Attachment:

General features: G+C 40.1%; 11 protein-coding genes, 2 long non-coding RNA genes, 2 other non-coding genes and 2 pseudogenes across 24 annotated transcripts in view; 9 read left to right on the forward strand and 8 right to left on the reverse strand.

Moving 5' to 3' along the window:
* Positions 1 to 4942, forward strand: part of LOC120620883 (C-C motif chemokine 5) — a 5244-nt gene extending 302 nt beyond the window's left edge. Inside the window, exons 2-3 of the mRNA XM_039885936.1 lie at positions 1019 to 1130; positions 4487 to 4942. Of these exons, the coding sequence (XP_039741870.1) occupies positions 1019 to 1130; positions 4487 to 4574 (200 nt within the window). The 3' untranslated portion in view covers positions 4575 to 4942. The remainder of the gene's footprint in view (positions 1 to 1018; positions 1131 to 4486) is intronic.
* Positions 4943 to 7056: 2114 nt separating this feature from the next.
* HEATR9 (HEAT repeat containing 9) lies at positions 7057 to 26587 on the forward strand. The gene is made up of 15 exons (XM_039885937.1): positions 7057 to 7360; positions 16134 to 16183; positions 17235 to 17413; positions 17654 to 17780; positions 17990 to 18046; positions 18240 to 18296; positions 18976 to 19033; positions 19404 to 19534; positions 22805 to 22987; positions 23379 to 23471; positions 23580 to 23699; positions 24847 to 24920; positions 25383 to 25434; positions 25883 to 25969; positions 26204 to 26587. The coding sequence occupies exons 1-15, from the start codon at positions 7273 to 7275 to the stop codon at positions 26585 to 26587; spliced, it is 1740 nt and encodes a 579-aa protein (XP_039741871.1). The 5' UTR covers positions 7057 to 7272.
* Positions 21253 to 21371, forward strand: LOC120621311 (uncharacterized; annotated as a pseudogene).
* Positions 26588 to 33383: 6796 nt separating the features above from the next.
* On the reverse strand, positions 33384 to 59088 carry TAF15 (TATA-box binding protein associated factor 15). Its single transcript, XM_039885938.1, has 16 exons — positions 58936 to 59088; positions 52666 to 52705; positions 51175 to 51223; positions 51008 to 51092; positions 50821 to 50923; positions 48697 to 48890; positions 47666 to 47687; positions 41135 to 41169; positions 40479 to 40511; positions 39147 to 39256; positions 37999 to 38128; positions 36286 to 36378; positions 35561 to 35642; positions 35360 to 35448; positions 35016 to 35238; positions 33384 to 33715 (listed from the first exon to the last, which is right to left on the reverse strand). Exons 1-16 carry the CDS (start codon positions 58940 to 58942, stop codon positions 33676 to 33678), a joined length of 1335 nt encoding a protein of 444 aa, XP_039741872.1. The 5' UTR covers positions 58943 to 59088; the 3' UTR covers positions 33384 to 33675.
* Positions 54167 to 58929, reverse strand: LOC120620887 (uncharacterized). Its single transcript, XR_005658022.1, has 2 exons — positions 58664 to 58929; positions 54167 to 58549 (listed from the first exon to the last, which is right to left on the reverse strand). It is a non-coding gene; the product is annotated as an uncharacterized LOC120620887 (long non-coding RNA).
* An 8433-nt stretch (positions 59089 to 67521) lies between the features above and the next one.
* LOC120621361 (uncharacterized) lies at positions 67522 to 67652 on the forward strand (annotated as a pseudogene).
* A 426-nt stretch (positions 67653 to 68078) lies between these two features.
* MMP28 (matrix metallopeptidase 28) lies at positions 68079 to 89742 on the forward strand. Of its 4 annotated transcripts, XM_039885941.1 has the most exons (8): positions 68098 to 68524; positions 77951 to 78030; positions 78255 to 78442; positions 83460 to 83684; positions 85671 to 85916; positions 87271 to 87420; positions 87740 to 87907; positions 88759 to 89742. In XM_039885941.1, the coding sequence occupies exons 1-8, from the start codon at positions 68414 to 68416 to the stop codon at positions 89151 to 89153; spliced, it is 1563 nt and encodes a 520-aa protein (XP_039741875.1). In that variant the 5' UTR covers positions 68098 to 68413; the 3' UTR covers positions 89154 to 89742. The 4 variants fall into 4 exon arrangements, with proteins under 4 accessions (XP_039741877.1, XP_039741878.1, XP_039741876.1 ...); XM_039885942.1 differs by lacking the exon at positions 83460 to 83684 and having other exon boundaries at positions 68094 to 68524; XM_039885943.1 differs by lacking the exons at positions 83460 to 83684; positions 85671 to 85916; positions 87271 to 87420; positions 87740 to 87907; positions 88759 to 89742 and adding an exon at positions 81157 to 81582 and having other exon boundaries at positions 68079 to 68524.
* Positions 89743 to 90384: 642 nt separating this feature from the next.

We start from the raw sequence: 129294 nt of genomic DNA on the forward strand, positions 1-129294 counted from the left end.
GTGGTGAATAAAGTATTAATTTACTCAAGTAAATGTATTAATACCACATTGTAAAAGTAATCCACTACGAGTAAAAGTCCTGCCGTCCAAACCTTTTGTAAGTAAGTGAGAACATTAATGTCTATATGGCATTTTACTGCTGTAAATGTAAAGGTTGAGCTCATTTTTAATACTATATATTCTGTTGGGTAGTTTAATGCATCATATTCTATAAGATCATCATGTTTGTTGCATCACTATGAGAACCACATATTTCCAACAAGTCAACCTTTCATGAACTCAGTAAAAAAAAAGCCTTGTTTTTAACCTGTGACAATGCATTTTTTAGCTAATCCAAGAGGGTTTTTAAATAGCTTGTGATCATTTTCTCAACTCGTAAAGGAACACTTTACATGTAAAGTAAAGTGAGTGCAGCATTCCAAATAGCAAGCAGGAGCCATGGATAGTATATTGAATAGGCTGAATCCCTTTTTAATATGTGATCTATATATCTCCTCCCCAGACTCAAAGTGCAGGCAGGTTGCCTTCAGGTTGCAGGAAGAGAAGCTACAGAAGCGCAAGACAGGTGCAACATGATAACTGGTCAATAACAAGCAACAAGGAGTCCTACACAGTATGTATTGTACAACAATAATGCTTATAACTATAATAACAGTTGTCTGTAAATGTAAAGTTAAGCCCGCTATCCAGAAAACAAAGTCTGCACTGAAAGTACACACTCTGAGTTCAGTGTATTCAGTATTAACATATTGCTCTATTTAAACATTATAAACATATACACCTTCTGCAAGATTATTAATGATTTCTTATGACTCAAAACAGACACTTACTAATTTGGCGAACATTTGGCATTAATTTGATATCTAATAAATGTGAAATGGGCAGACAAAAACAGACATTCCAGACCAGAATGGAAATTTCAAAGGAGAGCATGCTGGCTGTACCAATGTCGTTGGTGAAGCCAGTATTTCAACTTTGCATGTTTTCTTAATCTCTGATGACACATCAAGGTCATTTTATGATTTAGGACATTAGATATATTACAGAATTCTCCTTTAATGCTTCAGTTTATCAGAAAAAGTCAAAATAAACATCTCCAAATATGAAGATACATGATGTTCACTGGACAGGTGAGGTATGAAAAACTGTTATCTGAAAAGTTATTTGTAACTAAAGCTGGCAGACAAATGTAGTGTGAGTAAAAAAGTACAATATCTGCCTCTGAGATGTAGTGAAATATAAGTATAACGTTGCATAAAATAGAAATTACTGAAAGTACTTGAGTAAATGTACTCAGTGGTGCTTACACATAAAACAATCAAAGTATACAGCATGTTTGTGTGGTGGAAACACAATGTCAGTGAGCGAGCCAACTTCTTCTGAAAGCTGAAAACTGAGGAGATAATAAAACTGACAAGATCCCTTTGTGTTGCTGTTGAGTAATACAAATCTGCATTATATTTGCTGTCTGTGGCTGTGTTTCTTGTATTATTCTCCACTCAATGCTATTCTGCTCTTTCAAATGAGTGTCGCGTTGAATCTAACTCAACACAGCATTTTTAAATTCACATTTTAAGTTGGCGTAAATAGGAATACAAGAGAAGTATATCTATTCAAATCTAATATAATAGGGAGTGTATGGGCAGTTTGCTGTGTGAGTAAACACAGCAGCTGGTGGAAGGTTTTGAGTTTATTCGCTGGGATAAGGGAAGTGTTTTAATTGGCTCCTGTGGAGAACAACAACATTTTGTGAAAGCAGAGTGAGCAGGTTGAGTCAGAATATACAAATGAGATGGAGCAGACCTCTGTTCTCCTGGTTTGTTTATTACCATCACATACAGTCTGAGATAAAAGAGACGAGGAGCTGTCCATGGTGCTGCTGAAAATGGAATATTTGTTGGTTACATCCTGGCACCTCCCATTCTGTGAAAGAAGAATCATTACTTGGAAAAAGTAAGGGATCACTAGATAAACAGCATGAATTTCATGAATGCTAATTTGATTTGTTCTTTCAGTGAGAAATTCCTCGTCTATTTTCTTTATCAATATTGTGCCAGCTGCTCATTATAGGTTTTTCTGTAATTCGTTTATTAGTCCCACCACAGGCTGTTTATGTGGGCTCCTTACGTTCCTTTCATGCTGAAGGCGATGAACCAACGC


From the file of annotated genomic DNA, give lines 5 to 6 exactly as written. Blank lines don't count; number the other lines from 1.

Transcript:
* HEATR9 (HEAT repeat containing 9) lies at positions 7057 to 26587 on the forward strand. The gene is made up of 15 exons (XM_039885937.1): positions 7057 to 7360; positions 16134 to 16183; positions 17235 to 17413; positions 17654 to 17780; positions 17990 to 18046; positions 18240 to 18296; positions 18976 to 19033; positions 19404 to 19534; positions 22805 to 22987; positions 23379 to 23471; positions 23580 to 23699; positions 24847 to 24920; positions 25383 to 25434; positions 25883 to 25969; positions 26204 to 26587. The coding sequence occupies exons 1-15, from the start codon at positions 7273 to 7275 to the stop codon at positions 26585 to 26587; spliced, it is 1740 nt and encodes a 579-aa protein (XP_039741871.1). The 5' UTR covers positions 7057 to 7272.
* Positions 21253 to 21371, forward strand: LOC120621311 (uncharacterized; annotated as a pseudogene).